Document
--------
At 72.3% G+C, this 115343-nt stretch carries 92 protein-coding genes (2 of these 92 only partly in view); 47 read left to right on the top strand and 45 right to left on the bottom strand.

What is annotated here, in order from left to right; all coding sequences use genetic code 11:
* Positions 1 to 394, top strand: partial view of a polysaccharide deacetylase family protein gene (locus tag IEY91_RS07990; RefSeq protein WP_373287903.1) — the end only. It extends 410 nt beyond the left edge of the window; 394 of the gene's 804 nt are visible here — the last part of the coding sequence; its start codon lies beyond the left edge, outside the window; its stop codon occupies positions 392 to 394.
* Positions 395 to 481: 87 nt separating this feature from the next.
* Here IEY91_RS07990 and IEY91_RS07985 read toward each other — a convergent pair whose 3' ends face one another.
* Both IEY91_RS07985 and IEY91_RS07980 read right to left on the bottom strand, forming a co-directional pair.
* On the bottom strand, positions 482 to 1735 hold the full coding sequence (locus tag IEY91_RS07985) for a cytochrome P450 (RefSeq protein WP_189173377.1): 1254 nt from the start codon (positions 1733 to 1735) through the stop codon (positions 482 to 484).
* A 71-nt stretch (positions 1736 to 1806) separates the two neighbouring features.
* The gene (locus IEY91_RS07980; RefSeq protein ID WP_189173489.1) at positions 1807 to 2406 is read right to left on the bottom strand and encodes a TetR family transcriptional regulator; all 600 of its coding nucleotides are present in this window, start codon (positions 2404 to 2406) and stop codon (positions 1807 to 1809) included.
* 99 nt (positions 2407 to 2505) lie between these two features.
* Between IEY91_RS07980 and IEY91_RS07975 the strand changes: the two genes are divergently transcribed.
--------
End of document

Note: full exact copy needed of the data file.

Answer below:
At 72.3% G+C, this 115343-nt stretch carries 92 protein-coding genes (2 of these 92 only partly in view); 47 read left to right on the top strand and 45 right to left on the bottom strand.

What is annotated here, in order from left to right; all coding sequences use genetic code 11:
* Positions 1 to 394, top strand: partial view of a polysaccharide deacetylase family protein gene (locus tag IEY91_RS07990; RefSeq protein WP_373287903.1) — the end only. It extends 410 nt beyond the left edge of the window; 394 of the gene's 804 nt are visible here — the last part of the coding sequence; its start codon lies beyond the left edge, outside the window; its stop codon occupies positions 392 to 394.
* Positions 395 to 481: 87 nt separating this feature from the next.
* Here IEY91_RS07990 and IEY91_RS07985 read toward each other — a convergent pair whose 3' ends face one another.
* Both IEY91_RS07985 and IEY91_RS07980 read right to left on the bottom strand, forming a co-directional pair.
* On the bottom strand, positions 482 to 1735 hold the full coding sequence (locus tag IEY91_RS07985) for a cytochrome P450 (RefSeq protein WP_189173377.1): 1254 nt from the start codon (positions 1733 to 1735) through the stop codon (positions 482 to 484).
* A 71-nt stretch (positions 1736 to 1806) separates the two neighbouring features.
* The gene (locus IEY91_RS07980; RefSeq protein ID WP_189173489.1) at positions 1807 to 2406 is read right to left on the bottom strand and encodes a TetR family transcriptional regulator; all 600 of its coding nucleotides are present in this window, start codon (positions 2404 to 2406) and stop codon (positions 1807 to 1809) included.
* 99 nt (positions 2407 to 2505) lie between these two features.
* Between IEY91_RS07980 and IEY91_RS07975 the strand changes: the two genes are divergently transcribed.